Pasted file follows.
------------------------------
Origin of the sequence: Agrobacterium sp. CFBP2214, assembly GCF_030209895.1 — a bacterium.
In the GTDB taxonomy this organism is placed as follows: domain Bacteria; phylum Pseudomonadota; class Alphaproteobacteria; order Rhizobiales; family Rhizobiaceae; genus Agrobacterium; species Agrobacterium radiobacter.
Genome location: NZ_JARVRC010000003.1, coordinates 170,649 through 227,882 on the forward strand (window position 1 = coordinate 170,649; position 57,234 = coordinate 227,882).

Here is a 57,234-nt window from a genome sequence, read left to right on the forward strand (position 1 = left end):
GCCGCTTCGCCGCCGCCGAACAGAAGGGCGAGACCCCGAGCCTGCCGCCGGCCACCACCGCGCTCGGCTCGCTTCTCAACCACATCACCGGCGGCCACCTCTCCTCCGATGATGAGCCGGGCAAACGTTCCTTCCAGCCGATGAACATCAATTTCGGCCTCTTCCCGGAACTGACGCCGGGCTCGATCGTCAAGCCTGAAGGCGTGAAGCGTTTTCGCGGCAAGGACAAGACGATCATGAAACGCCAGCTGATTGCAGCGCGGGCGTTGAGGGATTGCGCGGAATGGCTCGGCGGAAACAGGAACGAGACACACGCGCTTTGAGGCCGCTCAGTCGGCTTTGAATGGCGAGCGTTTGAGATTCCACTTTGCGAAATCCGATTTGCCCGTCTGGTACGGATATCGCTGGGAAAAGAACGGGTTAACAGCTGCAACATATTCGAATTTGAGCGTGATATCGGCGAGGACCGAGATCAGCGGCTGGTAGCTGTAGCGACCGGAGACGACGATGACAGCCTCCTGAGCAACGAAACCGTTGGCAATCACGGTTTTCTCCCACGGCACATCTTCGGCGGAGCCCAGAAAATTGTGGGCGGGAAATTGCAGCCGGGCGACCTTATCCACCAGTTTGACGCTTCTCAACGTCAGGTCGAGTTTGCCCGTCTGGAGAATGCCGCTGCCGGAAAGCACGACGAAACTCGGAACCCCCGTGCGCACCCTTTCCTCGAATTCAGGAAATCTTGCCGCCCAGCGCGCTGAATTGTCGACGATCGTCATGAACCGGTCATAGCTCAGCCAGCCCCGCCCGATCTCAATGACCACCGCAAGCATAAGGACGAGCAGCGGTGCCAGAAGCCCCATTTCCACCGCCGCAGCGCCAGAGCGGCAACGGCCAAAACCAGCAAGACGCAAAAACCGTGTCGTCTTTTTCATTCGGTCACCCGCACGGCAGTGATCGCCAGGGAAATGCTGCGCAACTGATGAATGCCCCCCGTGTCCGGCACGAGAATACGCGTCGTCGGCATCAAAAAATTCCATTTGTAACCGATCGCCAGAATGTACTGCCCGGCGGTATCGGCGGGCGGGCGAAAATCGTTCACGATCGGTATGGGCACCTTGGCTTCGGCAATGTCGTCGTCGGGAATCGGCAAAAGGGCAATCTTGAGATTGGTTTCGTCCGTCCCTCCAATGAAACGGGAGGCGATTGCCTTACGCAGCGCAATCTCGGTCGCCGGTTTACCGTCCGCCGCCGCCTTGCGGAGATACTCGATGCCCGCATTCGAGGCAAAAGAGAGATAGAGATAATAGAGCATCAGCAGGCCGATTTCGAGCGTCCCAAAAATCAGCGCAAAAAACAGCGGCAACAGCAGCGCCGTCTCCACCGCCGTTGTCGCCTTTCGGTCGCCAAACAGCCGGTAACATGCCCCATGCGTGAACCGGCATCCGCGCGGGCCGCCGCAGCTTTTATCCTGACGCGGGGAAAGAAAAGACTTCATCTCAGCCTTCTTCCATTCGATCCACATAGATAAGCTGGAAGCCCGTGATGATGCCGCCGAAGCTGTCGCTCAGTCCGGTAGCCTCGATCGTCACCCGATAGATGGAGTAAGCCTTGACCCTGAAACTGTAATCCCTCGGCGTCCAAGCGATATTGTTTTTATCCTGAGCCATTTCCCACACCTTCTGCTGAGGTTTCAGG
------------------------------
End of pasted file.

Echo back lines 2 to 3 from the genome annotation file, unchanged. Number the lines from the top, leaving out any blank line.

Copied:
In the GTDB taxonomy this organism is placed as follows: domain Bacteria; phylum Pseudomonadota; class Alphaproteobacteria; order Rhizobiales; family Rhizobiaceae; genus Agrobacterium; species Agrobacterium radiobacter.
Genome location: NZ_JARVRC010000003.1, coordinates 170,649 through 227,882 on the forward strand (window position 1 = coordinate 170,649; position 57,234 = coordinate 227,882).